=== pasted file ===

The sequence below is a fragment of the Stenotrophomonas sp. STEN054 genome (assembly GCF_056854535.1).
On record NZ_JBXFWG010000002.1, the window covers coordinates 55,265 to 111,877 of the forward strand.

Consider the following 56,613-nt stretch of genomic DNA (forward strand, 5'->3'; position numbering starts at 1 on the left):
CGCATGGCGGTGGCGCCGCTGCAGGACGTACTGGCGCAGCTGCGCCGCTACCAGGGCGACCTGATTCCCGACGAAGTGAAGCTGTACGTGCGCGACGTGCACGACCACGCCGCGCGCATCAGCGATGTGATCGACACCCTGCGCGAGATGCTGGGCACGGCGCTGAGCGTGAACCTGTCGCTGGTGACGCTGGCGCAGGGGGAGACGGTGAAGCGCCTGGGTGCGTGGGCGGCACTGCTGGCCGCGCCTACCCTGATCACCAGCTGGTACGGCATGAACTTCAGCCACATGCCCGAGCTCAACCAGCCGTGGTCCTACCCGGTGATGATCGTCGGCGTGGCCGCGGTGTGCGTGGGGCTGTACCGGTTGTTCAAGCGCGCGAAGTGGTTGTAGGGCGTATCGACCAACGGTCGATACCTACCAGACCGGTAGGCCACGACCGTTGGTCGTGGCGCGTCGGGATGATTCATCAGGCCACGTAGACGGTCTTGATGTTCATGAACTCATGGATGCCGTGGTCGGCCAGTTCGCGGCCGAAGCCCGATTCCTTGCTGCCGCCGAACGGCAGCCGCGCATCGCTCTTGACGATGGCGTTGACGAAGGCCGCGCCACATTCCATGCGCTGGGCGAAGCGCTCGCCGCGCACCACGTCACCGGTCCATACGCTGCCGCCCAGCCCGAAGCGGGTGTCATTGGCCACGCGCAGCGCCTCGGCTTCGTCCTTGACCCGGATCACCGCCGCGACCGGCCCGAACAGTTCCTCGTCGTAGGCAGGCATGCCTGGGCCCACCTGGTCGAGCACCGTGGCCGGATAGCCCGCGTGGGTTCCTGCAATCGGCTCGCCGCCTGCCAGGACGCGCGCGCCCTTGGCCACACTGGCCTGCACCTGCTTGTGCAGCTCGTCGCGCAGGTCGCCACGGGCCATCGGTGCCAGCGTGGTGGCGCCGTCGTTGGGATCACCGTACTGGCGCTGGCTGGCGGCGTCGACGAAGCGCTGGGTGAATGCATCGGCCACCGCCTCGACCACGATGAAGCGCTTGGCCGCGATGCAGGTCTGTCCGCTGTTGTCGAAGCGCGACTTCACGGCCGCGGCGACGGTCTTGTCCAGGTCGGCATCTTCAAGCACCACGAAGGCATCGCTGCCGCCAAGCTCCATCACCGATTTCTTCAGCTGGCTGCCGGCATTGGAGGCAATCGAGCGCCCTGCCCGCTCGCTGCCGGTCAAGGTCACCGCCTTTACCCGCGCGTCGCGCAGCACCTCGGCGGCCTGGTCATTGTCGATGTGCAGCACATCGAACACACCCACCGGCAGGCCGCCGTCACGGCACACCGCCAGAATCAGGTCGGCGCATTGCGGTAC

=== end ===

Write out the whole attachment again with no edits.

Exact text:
The sequence below is a fragment of the Stenotrophomonas sp. STEN054 genome (assembly GCF_056854535.1).
On record NZ_JBXFWG010000002.1, the window covers coordinates 55,265 to 111,877 of the forward strand.

Consider the following 56,613-nt stretch of genomic DNA (forward strand, 5'->3'; position numbering starts at 1 on the left):
CGCATGGCGGTGGCGCCGCTGCAGGACGTACTGGCGCAGCTGCGCCGCTACCAGGGCGACCTGATTCCCGACGAAGTGAAGCTGTACGTGCGCGACGTGCACGACCACGCCGCGCGCATCAGCGATGTGATCGACACCCTGCGCGAGATGCTGGGCACGGCGCTGAGCGTGAACCTGTCGCTGGTGACGCTGGCGCAGGGGGAGACGGTGAAGCGCCTGGGTGCGTGGGCGGCACTGCTGGCCGCGCCTACCCTGATCACCAGCTGGTACGGCATGAACTTCAGCCACATGCCCGAGCTCAACCAGCCGTGGTCCTACCCGGTGATGATCGTCGGCGTGGCCGCGGTGTGCGTGGGGCTGTACCGGTTGTTCAAGCGCGCGAAGTGGTTGTAGGGCGTATCGACCAACGGTCGATACCTACCAGACCGGTAGGCCACGACCGTTGGTCGTGGCGCGTCGGGATGATTCATCAGGCCACGTAGACGGTCTTGATGTTCATGAACTCATGGATGCCGTGGTCGGCCAGTTCGCGGCCGAAGCCCGATTCCTTGCTGCCGCCGAACGGCAGCCGCGCATCGCTCTTGACGATGGCGTTGACGAAGGCCGCGCCACATTCCATGCGCTGGGCGAAGCGCTCGCCGCGCACCACGTCACCGGTCCATACGCTGCCGCCCAGCCCGAAGCGGGTGTCATTGGCCACGCGCAGCGCCTCGGCTTCGTCCTTGACCCGGATCACCGCCGCGACCGGCCCGAACAGTTCCTCGTCGTAGGCAGGCATGCCTGGGCCCACCTGGTCGAGCACCGTGGCCGGATAGCCCGCGTGGGTTCCTGCAATCGGCTCGCCGCCTGCCAGGACGCGCGCGCCCTTGGCCACACTGGCCTGCACCTGCTTGTGCAGCTCGTCGCGCAGGTCGCCACGGGCCATCGGTGCCAGCGTGGTGGCGCCGTCGTTGGGATCACCGTACTGGCGCTGGCTGGCGGCGTCGACGAAGCGCTGGGTGAATGCATCGGCCACCGCCTCGACCACGATGAAGCGCTTGGCCGCGATGCAGGTCTGTCCGCTGTTGTCGAAGCGCGACTTCACGGCCGCGGCGACGGTCTTGTCCAGGTCGGCATCTTCAAGCACCACGAAGGCATCGCTGCCGCCAAGCTCCATCACCGATTTCTTCAGCTGGCTGCCGGCATTGGAGGCAATCGAGCGCCCTGCCCGCTCGCTGCCGGTCAAGGTCACCGCCTTTACCCGCGCGTCGCGCAGCACCTCGGCGGCCTGGTCATTGTCGATGTGCAGCACATCGAACACACCCACCGGCAGGCCGCCGTCACGGCACACCGCCAGAATCAGGTCGGCGCATTGCGGTAC